"The birding hand?" I enquired.
One of the Raj's coyly and I think somewhat reluctantly demonstrated the 'birding hand'.
It was actually what Americans refer to as 'The Bird".
It is conducted by showing the back of a closed fist and extending the middle finger.
I laughed out loud when he showed me this and the poor Raj blushed in embarrassment.
"The Bird" gesture is also known as "Flipping the Bird" or "Giving the Finger". Somewhat ironically it is also on occasion referred to as the "One Fingered Salute". It is considered obscene and is a symbolic hand sign that is quite rude.
It is a gesture of contempt and disrespect and it's use is universal. I have on occasion used it myself - on more than one occasion in fact and I will likely use it again.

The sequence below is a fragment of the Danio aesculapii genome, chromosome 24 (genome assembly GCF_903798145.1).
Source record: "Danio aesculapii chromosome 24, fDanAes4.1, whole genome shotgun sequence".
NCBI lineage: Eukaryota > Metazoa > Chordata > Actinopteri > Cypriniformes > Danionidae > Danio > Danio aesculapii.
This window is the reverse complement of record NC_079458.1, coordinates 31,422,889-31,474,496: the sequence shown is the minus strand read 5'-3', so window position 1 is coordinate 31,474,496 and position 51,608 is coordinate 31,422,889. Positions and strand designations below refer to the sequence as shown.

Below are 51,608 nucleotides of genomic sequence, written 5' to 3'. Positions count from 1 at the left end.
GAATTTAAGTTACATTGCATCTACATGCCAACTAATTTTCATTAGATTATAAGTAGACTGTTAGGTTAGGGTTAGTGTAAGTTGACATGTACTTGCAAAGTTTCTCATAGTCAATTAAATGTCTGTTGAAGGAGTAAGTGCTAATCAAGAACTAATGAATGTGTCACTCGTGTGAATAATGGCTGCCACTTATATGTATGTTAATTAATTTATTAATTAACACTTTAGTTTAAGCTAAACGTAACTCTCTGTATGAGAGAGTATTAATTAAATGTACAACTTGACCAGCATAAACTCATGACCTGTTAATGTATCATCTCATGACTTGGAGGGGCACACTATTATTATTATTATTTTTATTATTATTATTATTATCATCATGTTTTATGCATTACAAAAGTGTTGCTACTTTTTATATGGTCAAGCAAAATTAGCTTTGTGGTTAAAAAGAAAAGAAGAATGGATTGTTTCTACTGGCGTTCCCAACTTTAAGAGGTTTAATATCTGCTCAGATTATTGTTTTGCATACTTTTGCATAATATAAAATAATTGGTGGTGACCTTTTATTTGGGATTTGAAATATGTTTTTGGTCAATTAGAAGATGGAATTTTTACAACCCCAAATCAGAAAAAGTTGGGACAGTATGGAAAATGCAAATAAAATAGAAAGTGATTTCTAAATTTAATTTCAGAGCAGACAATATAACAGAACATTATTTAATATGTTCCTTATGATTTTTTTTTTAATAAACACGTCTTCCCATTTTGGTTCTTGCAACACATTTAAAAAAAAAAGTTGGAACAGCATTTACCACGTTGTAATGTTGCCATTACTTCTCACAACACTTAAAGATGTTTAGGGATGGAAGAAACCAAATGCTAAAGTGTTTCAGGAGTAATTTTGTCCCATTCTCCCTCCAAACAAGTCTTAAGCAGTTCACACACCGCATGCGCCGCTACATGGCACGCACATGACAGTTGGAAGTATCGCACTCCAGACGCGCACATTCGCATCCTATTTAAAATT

I have also been a recipient of it.
I don't mind in the slightest.
It is just a gesture.
"The Bird" is not a modern invention. The gesture dates back thousands of years and was used by both the Ancient Greeks and the Romans. With the tragedy that is the current Greek and Italian economies I would imagine that it's use is still common in these modern societies as well. The Greeks and Italians would be quite appropriately be giving the birding hand to their governments and to the World Banks for devastating their economies and robbing them of their hard earned savings.
I give these governments and banks the birding hand myself.
I give it to them with both hands.
In Ancient Greece the extension of the middle finger represented a phallus. A dick. The closed fist was symbolic of testicles and the gesture was offered to suggest an insulting engagement in anal intercourse. The gesture was referred to as "katapugon'. This translates to "a male who submits to anal penetration".